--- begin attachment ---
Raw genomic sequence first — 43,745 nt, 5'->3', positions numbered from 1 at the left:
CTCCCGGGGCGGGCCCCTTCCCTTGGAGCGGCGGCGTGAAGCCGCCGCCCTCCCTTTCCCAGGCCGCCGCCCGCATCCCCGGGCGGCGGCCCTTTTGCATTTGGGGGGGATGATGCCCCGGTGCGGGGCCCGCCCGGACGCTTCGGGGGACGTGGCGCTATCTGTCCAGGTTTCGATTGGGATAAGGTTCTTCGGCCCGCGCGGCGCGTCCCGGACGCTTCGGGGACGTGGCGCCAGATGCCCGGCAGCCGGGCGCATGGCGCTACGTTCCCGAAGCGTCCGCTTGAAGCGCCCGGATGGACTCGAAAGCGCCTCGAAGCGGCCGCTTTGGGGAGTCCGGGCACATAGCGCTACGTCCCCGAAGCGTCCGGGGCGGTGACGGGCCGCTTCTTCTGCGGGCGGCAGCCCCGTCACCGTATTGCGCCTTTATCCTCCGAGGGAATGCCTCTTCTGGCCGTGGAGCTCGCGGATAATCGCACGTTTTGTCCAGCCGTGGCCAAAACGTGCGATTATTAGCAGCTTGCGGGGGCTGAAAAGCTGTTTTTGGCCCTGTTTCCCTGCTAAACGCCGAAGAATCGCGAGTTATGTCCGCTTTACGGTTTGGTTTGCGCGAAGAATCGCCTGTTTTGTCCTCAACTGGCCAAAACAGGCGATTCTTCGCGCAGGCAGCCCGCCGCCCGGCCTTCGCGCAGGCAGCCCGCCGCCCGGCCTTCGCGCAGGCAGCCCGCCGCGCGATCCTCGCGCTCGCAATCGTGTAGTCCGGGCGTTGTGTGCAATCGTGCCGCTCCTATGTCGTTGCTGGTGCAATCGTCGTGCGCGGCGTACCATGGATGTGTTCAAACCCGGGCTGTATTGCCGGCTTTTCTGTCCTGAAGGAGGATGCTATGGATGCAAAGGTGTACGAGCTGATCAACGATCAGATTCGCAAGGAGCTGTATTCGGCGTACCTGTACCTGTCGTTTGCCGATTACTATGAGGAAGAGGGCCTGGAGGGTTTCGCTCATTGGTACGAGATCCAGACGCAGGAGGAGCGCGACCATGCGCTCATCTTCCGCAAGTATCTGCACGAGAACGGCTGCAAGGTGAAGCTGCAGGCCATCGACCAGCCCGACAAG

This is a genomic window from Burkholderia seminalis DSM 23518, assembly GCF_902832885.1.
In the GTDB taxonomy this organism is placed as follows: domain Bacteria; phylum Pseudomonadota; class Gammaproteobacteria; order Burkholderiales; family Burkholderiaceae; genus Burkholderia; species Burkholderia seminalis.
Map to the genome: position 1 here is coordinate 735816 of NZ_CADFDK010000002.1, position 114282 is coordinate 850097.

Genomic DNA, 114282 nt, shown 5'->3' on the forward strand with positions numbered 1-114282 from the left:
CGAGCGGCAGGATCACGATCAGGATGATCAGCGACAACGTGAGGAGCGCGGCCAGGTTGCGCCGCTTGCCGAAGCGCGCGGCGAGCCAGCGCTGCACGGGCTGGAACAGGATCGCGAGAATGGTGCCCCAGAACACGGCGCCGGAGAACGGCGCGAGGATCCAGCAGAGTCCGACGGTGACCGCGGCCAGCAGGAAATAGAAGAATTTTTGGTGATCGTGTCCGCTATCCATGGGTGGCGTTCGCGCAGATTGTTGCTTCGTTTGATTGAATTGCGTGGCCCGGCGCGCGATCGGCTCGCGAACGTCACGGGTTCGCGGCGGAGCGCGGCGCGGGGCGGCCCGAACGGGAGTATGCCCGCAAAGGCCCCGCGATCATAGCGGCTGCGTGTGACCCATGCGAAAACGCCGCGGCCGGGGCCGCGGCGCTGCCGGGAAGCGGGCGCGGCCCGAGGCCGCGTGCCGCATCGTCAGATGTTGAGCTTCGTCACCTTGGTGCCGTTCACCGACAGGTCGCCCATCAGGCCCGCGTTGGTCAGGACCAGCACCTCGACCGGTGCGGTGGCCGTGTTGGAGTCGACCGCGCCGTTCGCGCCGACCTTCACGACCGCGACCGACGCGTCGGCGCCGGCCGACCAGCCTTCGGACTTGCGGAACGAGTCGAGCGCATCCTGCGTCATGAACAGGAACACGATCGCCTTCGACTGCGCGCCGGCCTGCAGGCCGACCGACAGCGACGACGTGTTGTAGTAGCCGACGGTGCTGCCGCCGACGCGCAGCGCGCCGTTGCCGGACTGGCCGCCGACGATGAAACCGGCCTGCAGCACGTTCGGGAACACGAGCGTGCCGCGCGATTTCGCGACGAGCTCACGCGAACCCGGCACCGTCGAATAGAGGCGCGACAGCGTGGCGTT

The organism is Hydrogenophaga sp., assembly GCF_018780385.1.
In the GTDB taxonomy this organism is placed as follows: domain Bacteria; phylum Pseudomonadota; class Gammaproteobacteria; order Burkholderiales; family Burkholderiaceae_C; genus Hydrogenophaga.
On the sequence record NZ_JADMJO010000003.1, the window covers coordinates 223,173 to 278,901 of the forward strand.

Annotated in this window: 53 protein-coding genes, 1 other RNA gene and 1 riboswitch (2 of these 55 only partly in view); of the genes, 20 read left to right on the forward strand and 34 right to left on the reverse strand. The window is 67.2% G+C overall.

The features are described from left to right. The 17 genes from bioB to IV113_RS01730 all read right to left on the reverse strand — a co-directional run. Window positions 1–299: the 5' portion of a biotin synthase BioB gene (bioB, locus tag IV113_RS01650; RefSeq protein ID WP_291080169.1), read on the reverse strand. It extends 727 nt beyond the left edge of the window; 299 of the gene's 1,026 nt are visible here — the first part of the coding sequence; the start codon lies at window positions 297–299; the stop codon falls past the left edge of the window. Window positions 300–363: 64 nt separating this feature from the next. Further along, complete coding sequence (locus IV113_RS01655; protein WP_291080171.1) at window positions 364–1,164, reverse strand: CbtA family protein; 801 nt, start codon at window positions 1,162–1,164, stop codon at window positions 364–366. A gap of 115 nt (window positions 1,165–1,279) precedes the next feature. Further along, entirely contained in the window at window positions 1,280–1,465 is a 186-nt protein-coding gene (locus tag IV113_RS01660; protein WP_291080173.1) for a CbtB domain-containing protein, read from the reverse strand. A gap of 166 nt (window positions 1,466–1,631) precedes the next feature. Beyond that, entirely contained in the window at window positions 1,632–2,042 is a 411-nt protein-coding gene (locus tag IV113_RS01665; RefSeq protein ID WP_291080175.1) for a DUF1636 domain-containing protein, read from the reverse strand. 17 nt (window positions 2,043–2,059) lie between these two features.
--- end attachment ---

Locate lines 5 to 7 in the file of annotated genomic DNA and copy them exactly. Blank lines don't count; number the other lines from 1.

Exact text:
Map to the genome: position 1 here is coordinate 735816 of NZ_CADFDK010000002.1, position 114282 is coordinate 850097.

Genomic DNA, 114282 nt, shown 5'->3' on the forward strand with positions numbered 1-114282 from the left:
CGAGCGGCAGGATCACGATCAGGATGATCAGCGACAACGTGAGGAGCGCGGCCAGGTTGCGCCGCTTGCCGAAGCGCGCGGCGAGCCAGCGCTGCACGGGCTGGAACAGGATCGCGAGAATGGTGCCCCAGAACACGGCGCCGGAGAACGGCGCGAGGATCCAGCAGAGTCCGACGGTGACCGCGGCCAGCAGGAAATAGAAGAATTTTTGGTGATCGTGTCCGCTATCCATGGGTGGCGTTCGCGCAGATTGTTGCTTCGTTTGATTGAATTGCGTGGCCCGGCGCGCGATCGGCTCGCGAACGTCACGGGTTCGCGGCGGAGCGCGGCGCGGGGCGGCCCGAACGGGAGTATGCCCGCAAAGGCCCCGCGATCATAGCGGCTGCGTGTGACCCATGCGAAAACGCCGCGGCCGGGGCCGCGGCGCTGCCGGGAAGCGGGCGCGGCCCGAGGCCGCGTGCCGCATCGTCAGATGTTGAGCTTCGTCACCTTGGTGCCGTTCACCGACAGGTCGCCCATCAGGCCCGCGTTGGTCAGGACCAGCACCTCGACCGGTGCGGTGGCCGTGTTGGAGTCGACCGCGCCGTTCGCGCCGACCTTCACGACCGCGACCGACGCGTCGGCGCCGGCCGACCAGCCTTCGGACTTGCGGAACGAGTCGAGCGCATCCTGCGTCATGAACAGGAACACGATCGCCTTCGACTGCGCGCCGGCCTGCAGGCCGACCGACAGCGACGACGTGTTGTAGTAGCCGACGGTGCTGCCGCCGACGCGCAGCGCGCCGTTGCCGGACTGGCCGCCGACGATGAAACCGGCCTGCAGCACGTTCGGGAACACGAGCGTGCCGCGCGATTTCGCGACGAGCTCACGCGAACCCGGCACCGTCGAATAGAGGCGCGACAGCGTGGCGTT